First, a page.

Tuglas, Fridebert

The following article is from The Great Soviet Encyclopedia (1979). It might be outdated or ideologically biased.

Tuglas, Fridebert


(Friedebert Tuglas). Born Feb. 18 (Mar. 2), 1886, in the settlement of Ahja, in what is now Pólva Raion; died Apr. 15,1971, in Tallinn. Soviet Estonian writer and literary scholar. People’s Writer of the Estonian SSR (1946); corresponding member of the Academy of Sciences of the Estonian SSR (1946).

Tuglas published his first works in 1901. He participated in the revolutionary movement of 1905 and from 1906 to 1917 lived in emigration. After the February Revolution of 1917 he returned to his homeland. He was chairman of the Union of Estonian Writers in bourgeois Estonia and from 1923 to 1926 was editor of the journal Looming (Creation).

In 1906, Tuglas published the collection of realistic short stories Peasant Allotment Lands. Influenced by symbolism, he wrote the collections of semifantastical short stories Fate (1917), Melancholy (1920), and Wandering Souls (1925). He is also the author of the short story collection “Marginaalia” (1966), the novel Felix Ormusson (1915), and the autobiographical novel Little lllimar (1937; Russian translation, 1959). He wrote studies, articles, and essays on Estonian and foreign writers, as well as a book about the development of Estonian realism, Critical Realism (1947). Tuglas’ works have been translated into many languages.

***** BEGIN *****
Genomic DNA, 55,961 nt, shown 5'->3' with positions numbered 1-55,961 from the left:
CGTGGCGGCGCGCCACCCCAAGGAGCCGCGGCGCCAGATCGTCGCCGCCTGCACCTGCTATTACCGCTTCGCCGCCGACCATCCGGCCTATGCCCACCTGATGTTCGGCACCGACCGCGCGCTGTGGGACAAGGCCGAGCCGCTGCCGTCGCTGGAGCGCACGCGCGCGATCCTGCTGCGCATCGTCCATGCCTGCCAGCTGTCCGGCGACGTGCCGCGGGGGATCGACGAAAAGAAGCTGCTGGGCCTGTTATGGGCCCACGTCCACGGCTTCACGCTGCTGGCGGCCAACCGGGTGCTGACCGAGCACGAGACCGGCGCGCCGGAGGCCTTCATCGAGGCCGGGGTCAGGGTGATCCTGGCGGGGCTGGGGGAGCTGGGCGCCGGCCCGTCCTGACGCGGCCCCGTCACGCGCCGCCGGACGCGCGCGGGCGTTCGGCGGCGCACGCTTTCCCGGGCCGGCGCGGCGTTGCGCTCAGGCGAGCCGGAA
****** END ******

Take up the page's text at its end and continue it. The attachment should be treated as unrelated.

Tuglas was awarded two orders.


Kriitika, vols. 1–8. Tartu, 1935–36.
Teosed, vols. 1–8. Tallinn, 1957–62.
Rahutu rada. Tallinn, 1973.
In Russian translation:
K svoemu solntsu. Moscow, 1963.
Zolotoi obruch. Moscow, 1968.


Friedebert Tuglas sōnas ja pildis: Koost. P. Rummo. Tallinn, 1966.
Andresen, N. Friedebert Tuglas. Tallinn, 1968.


The Great Soviet Encyclopedia, 3rd Edition (1970-1979). © 2010 The Gale Group, Inc. All rights reserved.
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